Could Omaha possibly be in Cal's future?
As has been discussed earlier, the Bears were a bit fortunate to end up in the Houston regional. They could have easily been shipped across the country like Georgia and Arkansas, or they could have been placed in the same pool as one of the elite teams in the tournament like Vanderbilt or Florida.
Instead they will start their playoff journey against arguable the worst two seed in the entire bracket. Baylor’s record of 29-26 is by far the worst of any two seed, and is in fact better than just a handful of teams in the entire 64 team bracket. Most of those teams are four seeds and automatic qualifiers that would not have made the tournament as at-large teams.
Now, record can be misleading, and it’s certainly true that Baylor plays in one of the stronger baseball conferences in the nation. The Big 12 sent six of their twelve teams into the playoffs. Baylor also has an impressively high RPI, a function of a brutally difficult schedule. But it’s still hard to escape the conclusion that Baylor is over-seeded as a two. Nevertheless the Bears from Waco have beaten playoff teams like Georgia, Texas St., Florida International, and every Big 12 playoff qualifier, so it’s clear they are capable of beating any team on the right day.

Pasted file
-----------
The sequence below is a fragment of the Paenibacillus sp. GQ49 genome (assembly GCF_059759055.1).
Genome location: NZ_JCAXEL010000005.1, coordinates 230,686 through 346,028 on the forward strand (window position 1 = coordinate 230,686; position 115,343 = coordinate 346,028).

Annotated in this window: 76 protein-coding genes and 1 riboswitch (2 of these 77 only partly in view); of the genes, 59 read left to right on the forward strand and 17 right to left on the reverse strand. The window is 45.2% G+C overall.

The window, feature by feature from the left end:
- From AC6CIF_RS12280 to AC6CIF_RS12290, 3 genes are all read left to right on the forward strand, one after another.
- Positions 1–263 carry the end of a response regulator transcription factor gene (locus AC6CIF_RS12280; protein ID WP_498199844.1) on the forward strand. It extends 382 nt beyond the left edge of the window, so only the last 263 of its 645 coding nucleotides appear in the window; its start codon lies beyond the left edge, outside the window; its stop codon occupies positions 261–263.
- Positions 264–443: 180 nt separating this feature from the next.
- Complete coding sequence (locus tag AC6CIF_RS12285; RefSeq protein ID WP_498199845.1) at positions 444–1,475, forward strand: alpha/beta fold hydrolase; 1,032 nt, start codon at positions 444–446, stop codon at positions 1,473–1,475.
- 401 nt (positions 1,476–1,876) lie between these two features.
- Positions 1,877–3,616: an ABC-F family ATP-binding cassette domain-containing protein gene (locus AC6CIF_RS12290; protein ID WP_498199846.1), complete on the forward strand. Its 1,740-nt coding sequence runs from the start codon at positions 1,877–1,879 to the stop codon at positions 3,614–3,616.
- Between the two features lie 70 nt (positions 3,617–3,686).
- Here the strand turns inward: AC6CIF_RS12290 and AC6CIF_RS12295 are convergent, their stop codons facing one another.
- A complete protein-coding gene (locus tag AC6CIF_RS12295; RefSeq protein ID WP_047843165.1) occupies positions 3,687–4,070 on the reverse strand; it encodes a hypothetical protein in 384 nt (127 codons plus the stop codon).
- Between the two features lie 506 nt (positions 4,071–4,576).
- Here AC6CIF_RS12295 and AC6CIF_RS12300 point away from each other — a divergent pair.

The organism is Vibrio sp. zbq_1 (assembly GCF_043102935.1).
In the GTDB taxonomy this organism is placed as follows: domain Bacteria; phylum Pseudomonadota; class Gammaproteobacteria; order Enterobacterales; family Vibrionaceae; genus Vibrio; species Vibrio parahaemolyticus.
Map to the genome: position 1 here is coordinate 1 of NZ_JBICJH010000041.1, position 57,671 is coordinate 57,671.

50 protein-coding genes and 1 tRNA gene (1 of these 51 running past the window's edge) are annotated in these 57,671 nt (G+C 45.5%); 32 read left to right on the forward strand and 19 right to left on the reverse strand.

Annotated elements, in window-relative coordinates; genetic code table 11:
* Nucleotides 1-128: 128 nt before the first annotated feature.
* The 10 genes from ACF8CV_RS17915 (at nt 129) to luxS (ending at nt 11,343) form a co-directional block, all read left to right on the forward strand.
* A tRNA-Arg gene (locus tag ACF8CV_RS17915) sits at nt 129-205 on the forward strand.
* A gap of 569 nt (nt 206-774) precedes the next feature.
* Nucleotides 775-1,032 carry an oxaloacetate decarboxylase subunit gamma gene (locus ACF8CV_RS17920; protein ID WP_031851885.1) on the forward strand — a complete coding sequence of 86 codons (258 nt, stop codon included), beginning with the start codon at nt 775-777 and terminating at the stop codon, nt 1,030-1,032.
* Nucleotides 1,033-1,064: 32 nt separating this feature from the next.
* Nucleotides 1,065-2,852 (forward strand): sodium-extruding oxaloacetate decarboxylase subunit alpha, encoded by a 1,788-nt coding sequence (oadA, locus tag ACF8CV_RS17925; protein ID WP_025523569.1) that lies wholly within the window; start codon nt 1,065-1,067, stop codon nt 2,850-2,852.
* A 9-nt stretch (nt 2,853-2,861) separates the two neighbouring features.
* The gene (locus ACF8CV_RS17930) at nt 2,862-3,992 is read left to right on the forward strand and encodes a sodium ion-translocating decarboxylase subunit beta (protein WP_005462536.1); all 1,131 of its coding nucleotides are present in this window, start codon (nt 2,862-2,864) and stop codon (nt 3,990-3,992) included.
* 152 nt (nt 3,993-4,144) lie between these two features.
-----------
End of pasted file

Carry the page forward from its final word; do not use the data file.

An argument can also be made that Rice was a stretch as a national seed, although their credentials as a one seed are solid. The Owls split the Conference USA regular season title with Southern Mississippi before winning the CUSA postseason tournament. And the CUSA got four teams into the playoffs, so winning both the regular season and postseason title is a pretty big feather in their cap. But they also built their resume during the non-conference portion of their schedule, with impressive wins over playoff teams Stanford, Arizona Texas St. and Texas A&M (three times). It is interesting though not necessarily meaningful to note that Rice has played both Baylor and Cal already this season, losing both games.